Outdoors Recreation

The Observant Gardener: Enjoy What You Grow

“I enjoy what I grow most when I can place it in a vase or prepare it in the kitchen. No flower arranger or cook could ask for a better source of material.” — Carolyne Roehm, At Home in the Garden

By Judith Canty Graves

One of the most uplifting things gardeners can do is display what they have grown in the garden. Author David Culp writes that bringing flower arrangements into his home is one of the easiest ways to bring the outdoors inside, “…as vital to our way of living as food—food for the body, plants for the soul.”

Flower arranging is a creative activity for me. It is the culmination of planning a garden, preparing the soil, planting seeds, recording notes and watching plants grow.

Hydrangea macrophylla. Photo by Judith Canty Graves

At some point, I step back and observe how the plants mature, ripen and reach their pinnacle of growth. Once the blooms are at their peak, I create flower arrangements for my home and share extra bouquets with friends.

Over the years I have collected a variety of vases in which to arrange flowers. I have many glass and pottery vases to accommodate a wide variety of blooms. Once I decide on the flowers I want to arrange, then the experimentation and fun begins. I enjoy finding the best vase and putting the right arrangement in a prominent spot in my house.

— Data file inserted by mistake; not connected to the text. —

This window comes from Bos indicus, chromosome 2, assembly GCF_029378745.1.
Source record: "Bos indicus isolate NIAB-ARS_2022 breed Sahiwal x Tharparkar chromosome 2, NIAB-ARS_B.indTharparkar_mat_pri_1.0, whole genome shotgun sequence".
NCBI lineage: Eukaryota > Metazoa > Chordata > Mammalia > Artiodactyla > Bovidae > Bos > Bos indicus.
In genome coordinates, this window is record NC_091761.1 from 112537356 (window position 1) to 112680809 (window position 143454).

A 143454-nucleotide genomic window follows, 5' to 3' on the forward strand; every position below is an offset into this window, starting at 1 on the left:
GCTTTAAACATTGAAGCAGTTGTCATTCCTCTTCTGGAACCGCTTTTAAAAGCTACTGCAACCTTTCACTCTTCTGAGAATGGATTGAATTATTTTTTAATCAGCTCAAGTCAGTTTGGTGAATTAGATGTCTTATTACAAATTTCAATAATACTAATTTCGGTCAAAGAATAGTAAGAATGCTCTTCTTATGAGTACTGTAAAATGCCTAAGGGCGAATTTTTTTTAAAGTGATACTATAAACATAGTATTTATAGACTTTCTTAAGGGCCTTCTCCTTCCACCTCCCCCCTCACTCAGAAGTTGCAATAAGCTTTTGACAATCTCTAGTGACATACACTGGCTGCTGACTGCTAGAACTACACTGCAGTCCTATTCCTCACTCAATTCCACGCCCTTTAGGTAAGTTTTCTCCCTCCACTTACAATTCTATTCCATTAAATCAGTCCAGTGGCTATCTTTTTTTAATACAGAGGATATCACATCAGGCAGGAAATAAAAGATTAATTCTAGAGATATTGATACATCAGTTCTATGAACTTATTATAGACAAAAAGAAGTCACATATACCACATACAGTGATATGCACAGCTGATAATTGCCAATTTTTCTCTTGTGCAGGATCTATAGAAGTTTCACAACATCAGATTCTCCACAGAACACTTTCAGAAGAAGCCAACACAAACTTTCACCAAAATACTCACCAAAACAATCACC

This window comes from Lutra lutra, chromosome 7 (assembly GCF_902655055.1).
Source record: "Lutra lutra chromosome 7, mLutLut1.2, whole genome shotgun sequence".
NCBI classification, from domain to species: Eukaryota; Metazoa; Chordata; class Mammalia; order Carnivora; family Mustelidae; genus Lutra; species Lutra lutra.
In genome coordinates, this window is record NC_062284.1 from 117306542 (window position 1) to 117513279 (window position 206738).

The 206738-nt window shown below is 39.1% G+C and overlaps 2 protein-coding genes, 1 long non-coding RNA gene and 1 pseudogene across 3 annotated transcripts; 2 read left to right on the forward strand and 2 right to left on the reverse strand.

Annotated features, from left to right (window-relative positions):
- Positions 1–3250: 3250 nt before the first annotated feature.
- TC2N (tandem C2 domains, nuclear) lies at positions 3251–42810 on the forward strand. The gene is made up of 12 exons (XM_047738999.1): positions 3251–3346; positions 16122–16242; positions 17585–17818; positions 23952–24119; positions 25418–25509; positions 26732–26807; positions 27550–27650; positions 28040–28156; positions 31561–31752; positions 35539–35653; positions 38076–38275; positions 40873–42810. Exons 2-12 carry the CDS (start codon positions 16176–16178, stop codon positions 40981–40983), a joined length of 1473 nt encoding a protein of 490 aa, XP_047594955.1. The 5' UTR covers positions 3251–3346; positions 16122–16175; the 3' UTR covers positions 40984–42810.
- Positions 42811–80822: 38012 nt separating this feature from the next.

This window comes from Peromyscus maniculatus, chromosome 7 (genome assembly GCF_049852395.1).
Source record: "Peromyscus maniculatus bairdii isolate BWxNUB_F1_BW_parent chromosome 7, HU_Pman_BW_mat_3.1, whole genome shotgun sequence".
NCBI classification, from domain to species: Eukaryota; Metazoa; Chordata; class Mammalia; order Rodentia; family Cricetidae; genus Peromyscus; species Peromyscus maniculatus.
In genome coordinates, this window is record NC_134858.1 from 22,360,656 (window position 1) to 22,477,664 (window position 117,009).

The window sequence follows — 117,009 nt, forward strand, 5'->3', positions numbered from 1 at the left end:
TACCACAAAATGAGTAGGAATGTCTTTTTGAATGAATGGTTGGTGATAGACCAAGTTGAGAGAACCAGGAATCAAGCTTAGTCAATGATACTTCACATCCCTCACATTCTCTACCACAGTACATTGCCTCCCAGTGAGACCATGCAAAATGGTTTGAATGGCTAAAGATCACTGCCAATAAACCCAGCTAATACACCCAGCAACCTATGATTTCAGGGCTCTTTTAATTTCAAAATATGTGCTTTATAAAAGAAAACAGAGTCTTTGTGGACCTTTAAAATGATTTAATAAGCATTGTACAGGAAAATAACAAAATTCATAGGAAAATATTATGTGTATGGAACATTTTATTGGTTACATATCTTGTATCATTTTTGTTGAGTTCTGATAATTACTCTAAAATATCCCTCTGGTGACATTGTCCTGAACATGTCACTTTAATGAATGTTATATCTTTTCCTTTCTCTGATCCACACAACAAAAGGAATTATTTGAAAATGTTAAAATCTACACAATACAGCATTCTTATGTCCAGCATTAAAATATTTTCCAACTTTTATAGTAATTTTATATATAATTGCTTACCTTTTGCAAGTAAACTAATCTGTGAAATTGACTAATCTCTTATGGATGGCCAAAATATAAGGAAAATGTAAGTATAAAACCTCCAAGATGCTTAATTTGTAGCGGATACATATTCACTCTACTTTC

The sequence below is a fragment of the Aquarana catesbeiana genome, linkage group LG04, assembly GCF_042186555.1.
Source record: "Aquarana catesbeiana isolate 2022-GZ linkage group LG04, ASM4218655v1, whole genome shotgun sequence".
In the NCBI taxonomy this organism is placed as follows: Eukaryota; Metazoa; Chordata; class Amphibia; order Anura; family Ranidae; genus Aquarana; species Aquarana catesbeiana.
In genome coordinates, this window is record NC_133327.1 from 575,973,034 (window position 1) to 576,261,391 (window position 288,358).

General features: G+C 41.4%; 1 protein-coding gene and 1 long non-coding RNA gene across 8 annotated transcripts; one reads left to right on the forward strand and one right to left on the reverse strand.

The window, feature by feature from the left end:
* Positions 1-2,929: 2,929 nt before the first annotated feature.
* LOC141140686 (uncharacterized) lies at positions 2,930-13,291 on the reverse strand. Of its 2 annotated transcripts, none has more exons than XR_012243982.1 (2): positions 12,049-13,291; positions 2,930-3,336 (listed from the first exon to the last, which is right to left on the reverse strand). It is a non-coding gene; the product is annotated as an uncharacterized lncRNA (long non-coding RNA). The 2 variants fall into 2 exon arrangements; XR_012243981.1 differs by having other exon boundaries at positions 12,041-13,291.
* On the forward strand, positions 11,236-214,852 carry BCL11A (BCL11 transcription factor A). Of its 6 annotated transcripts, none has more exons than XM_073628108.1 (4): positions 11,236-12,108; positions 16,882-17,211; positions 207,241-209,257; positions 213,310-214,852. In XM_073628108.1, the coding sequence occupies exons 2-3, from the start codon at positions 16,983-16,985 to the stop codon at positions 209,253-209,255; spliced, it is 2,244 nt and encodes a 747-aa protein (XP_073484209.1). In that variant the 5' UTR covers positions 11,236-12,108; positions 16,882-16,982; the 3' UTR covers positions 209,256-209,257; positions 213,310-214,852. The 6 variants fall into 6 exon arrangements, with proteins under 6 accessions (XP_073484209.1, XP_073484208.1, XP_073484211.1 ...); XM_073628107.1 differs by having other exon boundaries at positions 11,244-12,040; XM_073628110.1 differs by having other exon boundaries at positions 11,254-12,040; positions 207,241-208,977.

I like photographing my arrangements to keep a record of how they looked and which flowers produced the best results. For example, Hydrangea macrophylla produces a range of colors from pink to blue to deep purple. The arrangements are always satisfying to me, even in photographs, long after the flowers have faded.

When my garden harvest is plentiful, I share with friends and neighbors. Squashes, tomatoes, okra and herbs are fun to harvest and add to meals. The kitchen garden outside my door always produces a great supply of food, inspiring me to study recipes for delicious dinners on the patio.

The vegetable harvest begins in May with sweet Sugar Snap peas. Once the peas finish in June, other vegetables and herbs begin to mature, such as tomatoes and sweet basil. By July, the harvest bounty begins, and continues through September.

Flowers, vegetables and their foliage are uplifting both in the yard and inside the home. With areas of both full sun and partial shade, I can grow a variety of both sun-tolerant and shade-loving plants. Over the years, many of my shrubs, such as the hydrangeas, have matured and now produce more blooms than ever.

On my kitchen counter I have a large bowl for displaying the current crops. In the summer, it holds a variety of tomatoes, okra pods and squashes, ready for meals. The visual display of floral arrangements and colorful vegetables is a rejuvenating and creative activity for me.
I hope that you will enjoy the bounty of your garden this summer!

Judith Canty Graves is an Asheville gardener with a background in photojournalism. Follow @TheObservantGardener on Instagram.

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